Medium of Art / Technique of the Artist
The Water Spirit Mask by the Ekpeye people in Nigeria is a large, three-dimensional mask worn by the Ekpeye people to illustrate aquatic creatures and further water-related motifs.
Because this mask is used by the Ekpeye people to symbolize motifs related to water, it is crucial to visualize it in person in order to acquire a deep and whole understanding of its meaning. The lower portion of the mask reveals stylized serpentine and crocodilian elements, which in addition to its overall shape of a boat, help to embrace the pervasive aquatic theme underlying the Ekpeye people's culture. Seeing this piece in person, thus, helps me to appreciate the small details with care and focus, which consequently lead me to the appreciation of the mask as an art-piece, especially one that communicates the spiritual significance of for water and live. The artist's perfectionism and striking attention to detail overwhelmed me, because of both the time and work I imagine the piece must have received.
Design of the Museum
The David A. Coffin Asian Art Wing of the Harn Museum of Art appealed to me because of various aspects; its agglomeration of wood and glass, its uniformity (with a "square-like" architecture; e.g. square windows, tiles, seats, etc.), and lastly its glass panel at the end of the wing, revealing a green landscape that provides intense lightning to the wing.
Because the David A. Coffin Asian Art Wing has this dichotomous architecture, intertwining glass with wood, it provides a feeling of contrast between transparency and the solid, concrete, stiff world. The architecture also reveals itself as "pointy" with sharp objects and frames that range from triangles, squares, and octagons, but very feel round objects (except for maybe a seat). Because of the stiff architecture and rigidness of the predominant wood encountered in the floors, windows, and walls the wing does a good job in contrasting it with a soft green nature landscape. This dichotomy is analogous to that of glass and wood that the artist tries to incorporate in its architecture. Thus, by creating a wing that is not only mesmerizing but intensively dichotomous, the architect plays with the lighting and shapes of the place to draft it as remarkable as the art pieces portrayed in there themselves.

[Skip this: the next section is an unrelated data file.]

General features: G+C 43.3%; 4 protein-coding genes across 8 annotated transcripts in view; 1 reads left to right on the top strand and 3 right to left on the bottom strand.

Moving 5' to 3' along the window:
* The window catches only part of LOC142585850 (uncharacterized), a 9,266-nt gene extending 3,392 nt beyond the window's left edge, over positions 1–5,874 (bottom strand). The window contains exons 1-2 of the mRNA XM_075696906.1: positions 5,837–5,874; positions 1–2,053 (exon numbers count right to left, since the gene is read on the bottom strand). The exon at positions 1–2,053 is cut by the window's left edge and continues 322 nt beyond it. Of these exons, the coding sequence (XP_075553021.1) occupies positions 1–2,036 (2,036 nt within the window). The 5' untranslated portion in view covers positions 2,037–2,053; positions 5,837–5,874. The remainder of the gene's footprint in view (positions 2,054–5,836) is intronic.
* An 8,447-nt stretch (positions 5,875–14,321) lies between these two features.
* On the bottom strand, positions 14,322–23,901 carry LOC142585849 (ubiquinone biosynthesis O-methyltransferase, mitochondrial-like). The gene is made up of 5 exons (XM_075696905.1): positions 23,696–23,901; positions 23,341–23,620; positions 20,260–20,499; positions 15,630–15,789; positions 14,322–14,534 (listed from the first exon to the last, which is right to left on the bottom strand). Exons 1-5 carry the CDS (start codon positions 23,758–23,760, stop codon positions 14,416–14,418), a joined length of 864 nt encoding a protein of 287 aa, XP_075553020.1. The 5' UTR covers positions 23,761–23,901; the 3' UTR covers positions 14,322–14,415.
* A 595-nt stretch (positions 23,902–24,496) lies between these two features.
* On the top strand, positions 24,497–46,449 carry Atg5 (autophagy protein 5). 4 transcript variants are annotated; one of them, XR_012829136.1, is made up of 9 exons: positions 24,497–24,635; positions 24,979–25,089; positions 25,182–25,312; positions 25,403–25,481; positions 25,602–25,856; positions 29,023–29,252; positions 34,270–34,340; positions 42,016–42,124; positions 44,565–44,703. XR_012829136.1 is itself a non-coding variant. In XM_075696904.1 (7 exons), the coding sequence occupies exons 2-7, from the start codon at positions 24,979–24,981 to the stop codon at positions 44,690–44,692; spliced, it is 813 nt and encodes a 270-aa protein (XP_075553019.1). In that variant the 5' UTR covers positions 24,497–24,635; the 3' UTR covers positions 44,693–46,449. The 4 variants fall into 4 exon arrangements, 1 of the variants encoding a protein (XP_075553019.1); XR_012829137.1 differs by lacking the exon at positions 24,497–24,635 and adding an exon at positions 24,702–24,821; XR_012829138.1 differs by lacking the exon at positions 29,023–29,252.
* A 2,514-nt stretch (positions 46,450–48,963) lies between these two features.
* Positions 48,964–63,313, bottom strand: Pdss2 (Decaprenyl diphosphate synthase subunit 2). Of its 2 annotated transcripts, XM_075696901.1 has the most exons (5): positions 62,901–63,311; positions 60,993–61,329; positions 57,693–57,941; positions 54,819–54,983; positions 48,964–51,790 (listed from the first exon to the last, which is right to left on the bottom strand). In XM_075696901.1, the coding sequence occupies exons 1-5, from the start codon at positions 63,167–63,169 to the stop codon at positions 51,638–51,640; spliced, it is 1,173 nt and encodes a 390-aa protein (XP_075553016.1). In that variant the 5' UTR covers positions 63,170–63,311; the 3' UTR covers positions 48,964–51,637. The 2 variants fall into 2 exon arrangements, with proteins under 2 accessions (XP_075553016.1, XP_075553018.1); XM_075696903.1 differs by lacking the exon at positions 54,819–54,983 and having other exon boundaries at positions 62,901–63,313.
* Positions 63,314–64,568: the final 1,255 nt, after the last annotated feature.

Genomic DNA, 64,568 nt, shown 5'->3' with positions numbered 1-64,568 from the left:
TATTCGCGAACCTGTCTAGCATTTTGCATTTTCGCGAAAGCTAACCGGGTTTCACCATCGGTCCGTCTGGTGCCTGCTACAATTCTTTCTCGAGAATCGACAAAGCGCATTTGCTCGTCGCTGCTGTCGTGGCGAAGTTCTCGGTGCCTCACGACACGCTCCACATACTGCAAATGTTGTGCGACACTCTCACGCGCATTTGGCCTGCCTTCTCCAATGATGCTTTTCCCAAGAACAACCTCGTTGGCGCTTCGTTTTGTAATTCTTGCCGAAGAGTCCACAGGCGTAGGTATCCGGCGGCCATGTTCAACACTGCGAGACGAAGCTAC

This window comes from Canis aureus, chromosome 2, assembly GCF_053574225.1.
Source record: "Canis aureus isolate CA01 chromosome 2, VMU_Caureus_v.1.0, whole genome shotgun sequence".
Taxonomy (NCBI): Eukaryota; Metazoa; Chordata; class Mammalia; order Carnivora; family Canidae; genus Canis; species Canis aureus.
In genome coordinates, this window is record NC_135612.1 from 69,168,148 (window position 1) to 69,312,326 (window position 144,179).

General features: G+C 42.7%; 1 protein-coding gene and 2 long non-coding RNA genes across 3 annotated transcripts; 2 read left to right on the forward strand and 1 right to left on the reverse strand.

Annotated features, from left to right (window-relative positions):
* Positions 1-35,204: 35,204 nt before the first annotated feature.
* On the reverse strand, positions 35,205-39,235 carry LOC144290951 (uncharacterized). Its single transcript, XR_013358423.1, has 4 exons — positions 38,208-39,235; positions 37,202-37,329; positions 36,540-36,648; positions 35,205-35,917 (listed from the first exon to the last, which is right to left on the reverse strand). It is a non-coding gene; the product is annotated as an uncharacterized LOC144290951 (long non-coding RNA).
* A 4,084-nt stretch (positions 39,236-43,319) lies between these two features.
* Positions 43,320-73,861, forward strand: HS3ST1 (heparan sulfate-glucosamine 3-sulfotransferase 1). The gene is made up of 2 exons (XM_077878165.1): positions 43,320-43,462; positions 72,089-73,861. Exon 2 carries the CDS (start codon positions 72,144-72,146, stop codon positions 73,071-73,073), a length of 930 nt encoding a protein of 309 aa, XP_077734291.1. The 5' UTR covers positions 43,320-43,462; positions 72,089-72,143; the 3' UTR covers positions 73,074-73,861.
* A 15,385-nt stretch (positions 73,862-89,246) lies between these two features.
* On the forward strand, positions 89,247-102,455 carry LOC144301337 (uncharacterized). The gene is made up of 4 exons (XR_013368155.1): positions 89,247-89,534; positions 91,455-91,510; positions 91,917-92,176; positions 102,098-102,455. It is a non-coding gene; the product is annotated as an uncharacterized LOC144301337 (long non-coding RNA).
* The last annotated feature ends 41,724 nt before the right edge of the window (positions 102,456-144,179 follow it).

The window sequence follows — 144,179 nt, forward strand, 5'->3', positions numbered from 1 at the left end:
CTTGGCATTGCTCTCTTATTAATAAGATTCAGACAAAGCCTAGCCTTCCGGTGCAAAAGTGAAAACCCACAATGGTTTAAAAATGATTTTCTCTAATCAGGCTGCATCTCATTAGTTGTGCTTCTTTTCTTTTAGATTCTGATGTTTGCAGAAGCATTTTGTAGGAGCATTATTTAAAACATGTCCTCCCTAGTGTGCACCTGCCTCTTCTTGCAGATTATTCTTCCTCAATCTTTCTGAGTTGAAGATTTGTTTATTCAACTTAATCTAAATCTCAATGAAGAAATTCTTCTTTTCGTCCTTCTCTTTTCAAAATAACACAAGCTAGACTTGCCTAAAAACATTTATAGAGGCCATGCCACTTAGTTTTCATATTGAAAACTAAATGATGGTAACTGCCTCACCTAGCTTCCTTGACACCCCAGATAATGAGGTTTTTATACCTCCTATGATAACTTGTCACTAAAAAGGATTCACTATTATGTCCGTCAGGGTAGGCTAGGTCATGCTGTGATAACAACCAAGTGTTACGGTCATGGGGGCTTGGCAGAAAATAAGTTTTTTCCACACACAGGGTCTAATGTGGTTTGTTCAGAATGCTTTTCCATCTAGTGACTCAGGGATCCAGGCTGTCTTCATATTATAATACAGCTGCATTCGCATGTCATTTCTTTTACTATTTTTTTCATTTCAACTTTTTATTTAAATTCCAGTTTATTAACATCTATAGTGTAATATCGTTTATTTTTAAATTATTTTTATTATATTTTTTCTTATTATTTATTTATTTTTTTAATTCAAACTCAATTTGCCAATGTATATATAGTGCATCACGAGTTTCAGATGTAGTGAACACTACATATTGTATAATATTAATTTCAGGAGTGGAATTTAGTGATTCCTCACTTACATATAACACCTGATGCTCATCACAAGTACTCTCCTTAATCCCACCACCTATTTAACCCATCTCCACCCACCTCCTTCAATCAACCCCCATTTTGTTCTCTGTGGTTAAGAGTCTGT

Art and Core Values
The work "Manhattan" by German artist George Grosz appeals to me profoundly, especially to the values of "home" and "belonging." Because I was born and raised in one of the most populous metropolitan areas in the world (São Paulo, BR), I have been accustomed to the concrete jungle and a dazzling city skyline.
Having been born in São Paulo and gotten accustomed to the busy way of life (taking the subway everyday, walking to places rather than driving, making walking through crowds an innate talent), I was easily appealed by the striking paint-brushes made by Grosz that compose this beautifully produced illustration of the Manhattan skyscrapers. New York City is one of my favorite places, and the idea of home instantly lights up in my brain whenever a picture of the city skyscrapers is shown. Because both places I have lived in are far from becoming a metropolitan area any sooner (Orlando and Gainesville), I become easily enticed by illustrations of the big city.
Art and The Good Life
This extensively denominated art piece, "A thanksgiving prayer to the Mixe god Kioga in gratitude for the good harvest, Oaxaca, Mexico," was created by a Brazilian artist, Sebastião Salgado, sharing with me both a nationality and interpretation of a Good Life Theme . The artist, through his work, portrays a prayer as a form of thanksgiving, which can clearly be seen as a celebration. Salgado thus portrays the theme of "celebrating the good life."